Kidnap victim released, cops hunt suspects

The content originally appeared on: Trinidad and Tobago Newsday

Anisha Hosein –

FOUR days after she was kidnapped from her El Dorado business place, doubles vendor Anisha Hosein has been released by her captors.

A senior police officer told Newsday around 10.30 pm on May 22 that Hosein was found on the road near the Caroni Cremation site.

Passersby took her to the St Joseph Police Station.

There was no confirmation on whether a ransom was paid or whether she was harmed.

Hosein, 27, was grabbed by three armed men on May 18 and forced into a silver Nissan B15 while setting up for work in El Dorado shortly before 6 am.

The getaway car was found abandoned several hours later in Maracas, St Joseph.

A police operation in search of Hosein took place at St John’s Road, St Augustine, hours before the victim was found.

Deputy Commissioner of Police Suzette Martin, in charge of Intelligence and Investigations, supervised several special units including the Anti-Kidnapping Unit, during the operation to find Hosein. Investigators are following certain leads to capture her abductors.

On May 21, head of the police Specialised Support Division ACP Wayne Mystar said a ransom demand was made for her safe return. He did not disclose the ransom but said the kidnappers were yet to provide proof of life.

However, Hosein’s husband Richie Singh disputed the police claim and posted on Facebook it was “fake news.”

He was grazed by a bullet when he tried to intervene during the kidnapping.

Family, neighbours, and other well-wishers held a candlelight vigil for Hosein at Acono Road, St Joseph in the night on May 20.

Hundreds attended a candlelight vigil for Anisha Hosein on Acono Road in Maracas, St Joseph on May 20. – Photo by Roger Jacob

On May 22, police denied claims on social media that two suspects had been arrested.

Members of Hunters Search and Rescue Team who had been involved in Hosein’s case did not respond to those claims.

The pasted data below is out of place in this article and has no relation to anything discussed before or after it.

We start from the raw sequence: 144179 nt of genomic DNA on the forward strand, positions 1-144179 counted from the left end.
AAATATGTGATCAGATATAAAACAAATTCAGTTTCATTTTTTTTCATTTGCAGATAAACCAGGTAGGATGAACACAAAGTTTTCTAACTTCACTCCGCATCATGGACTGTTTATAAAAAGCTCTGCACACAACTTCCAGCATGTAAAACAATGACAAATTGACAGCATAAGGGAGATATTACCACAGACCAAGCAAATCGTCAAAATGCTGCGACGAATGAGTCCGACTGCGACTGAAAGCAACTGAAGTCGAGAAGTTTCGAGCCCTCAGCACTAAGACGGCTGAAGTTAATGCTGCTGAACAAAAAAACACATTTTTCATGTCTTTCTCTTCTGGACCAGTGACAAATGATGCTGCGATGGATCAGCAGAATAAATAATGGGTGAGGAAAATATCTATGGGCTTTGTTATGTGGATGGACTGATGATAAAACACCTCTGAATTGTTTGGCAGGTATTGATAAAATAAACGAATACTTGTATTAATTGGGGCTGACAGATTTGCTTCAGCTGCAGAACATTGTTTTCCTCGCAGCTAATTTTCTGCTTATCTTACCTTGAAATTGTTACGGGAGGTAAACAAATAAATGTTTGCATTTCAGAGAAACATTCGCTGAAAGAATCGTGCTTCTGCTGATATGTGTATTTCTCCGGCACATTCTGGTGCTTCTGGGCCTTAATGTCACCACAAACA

Newsday also tried to call Mystar for comment on the matter but all attempts went unanswered.

On May 21, former head of the National Operations Centre Garvin Heerah told Newsday that although the investigation is at a delicate stage, he believed it was important the police provide the public with frequent updates.

Heerah suggested the public was less likely to provide tips unless they felt confident it will be acted on.

“It’s very important for the TTPS to establish and maintain an ongoing situational awareness media brief so as to provide updates and case development.

“This approach will strengthen the trust and confidence of the citizenry in the TTPS.”

Heerah acknowledged there were aspects of active kidnapping investigations that cannot be disclosed.

“Understandably, there may be intelligence that the general public may or may not be privy to… There are numerous dynamics to managing a kidnapping operation. As you would appreciate, not all is for the public domain, as it would involve covert policing tactics.”

Hosein is the second woman within the last five months to be kidnapped, with the other being businesswoman Anesha Narine-Boodhoo on December 29.

Three men who identified themselves as police snatched her at her El Socorro business and drove off.

She was later reunited with her family in January, and a man was charged.

With reporting by Enrique Rupert